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Will a New Congress Clean Up the FDA?

With a new Congress -- now in the hands of the Democratic Party -- convening in four weeks, what can really legislators really do to protect Americans from the corrupt excuse that passes for drug safety enforcement known as the FDA?

The most intriguing of the bunch -- Senate Bill 930 sponsored by Sens. Charles Grassley (R-Iowa) and Chris Dodd (D-Conn.) -- would separate the agency's drug safety office from its drug approval division, making it an independent entity. Also, the FDA would ideally have more authority to require drugmakers to better monitor the safety of any new drugs.

And, while Grassley has fought the good fight for FDA reform for several years, he'll have more help from agency critics on the Democratic side -- among them Sen. Edward Kennedy (Mass.), Rep. John Dingell (Mich.) and Rep. Henry Waxman (Calif.) -- stepping into key leadership roles.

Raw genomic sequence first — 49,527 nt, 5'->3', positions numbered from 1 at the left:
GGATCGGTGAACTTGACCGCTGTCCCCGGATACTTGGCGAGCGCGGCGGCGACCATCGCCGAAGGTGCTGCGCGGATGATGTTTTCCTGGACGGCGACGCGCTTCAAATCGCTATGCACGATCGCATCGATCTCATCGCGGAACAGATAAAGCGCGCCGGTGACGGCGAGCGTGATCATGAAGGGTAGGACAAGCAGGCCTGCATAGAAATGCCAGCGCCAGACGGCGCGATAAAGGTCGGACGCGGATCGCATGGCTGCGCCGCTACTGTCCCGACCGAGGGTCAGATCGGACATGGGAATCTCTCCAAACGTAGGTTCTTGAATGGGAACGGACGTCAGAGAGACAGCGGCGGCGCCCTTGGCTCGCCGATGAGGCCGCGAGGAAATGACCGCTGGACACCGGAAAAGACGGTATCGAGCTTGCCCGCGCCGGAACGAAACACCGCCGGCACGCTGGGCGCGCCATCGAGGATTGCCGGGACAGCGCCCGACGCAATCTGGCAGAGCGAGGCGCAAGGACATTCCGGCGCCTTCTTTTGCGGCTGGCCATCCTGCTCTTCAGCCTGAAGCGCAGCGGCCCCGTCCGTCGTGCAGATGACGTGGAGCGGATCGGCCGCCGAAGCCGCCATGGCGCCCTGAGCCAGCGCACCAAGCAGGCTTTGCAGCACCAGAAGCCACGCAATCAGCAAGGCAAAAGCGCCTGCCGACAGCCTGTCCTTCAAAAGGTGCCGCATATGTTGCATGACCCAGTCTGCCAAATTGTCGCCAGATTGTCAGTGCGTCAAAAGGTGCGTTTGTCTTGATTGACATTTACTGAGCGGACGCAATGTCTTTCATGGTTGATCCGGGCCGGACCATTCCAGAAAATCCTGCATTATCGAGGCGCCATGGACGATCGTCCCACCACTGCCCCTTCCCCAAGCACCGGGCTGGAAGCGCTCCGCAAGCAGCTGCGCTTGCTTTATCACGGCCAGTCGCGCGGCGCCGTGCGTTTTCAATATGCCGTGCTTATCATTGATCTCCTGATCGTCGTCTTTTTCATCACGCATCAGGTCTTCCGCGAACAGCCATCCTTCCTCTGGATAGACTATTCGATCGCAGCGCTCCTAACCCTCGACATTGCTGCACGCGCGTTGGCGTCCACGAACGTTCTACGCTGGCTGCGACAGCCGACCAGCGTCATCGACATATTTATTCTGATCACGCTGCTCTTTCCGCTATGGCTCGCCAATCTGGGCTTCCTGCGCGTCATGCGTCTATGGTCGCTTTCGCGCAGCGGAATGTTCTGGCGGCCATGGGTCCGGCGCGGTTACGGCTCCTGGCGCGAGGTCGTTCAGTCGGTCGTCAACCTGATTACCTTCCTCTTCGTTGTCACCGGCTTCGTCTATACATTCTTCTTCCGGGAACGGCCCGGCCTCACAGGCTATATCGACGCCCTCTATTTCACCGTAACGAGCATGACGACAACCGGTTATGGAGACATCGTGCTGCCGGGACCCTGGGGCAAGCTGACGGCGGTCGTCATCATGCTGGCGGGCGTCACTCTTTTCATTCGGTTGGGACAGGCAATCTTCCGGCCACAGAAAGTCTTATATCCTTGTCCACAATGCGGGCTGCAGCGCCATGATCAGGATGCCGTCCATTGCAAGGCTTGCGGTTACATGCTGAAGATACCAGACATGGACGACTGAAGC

With an almost evenly divided Congress and President Bush ready to veto any legislation not to the liking of the FDA, all these plans for reform may be moot at best. As long as 80 percent of the agency's resources are focused on approving new drugs, and drug safety is an afterthought, however, changes on Capitol Hill won't make a difference any time soon.

One indication, perhaps, patients are getting the message on their own and turning away from useless and often toxic drugs: Pfizer's recent downsizing of its once untouchable sales force.

Drugs and Medications News December 7, 2006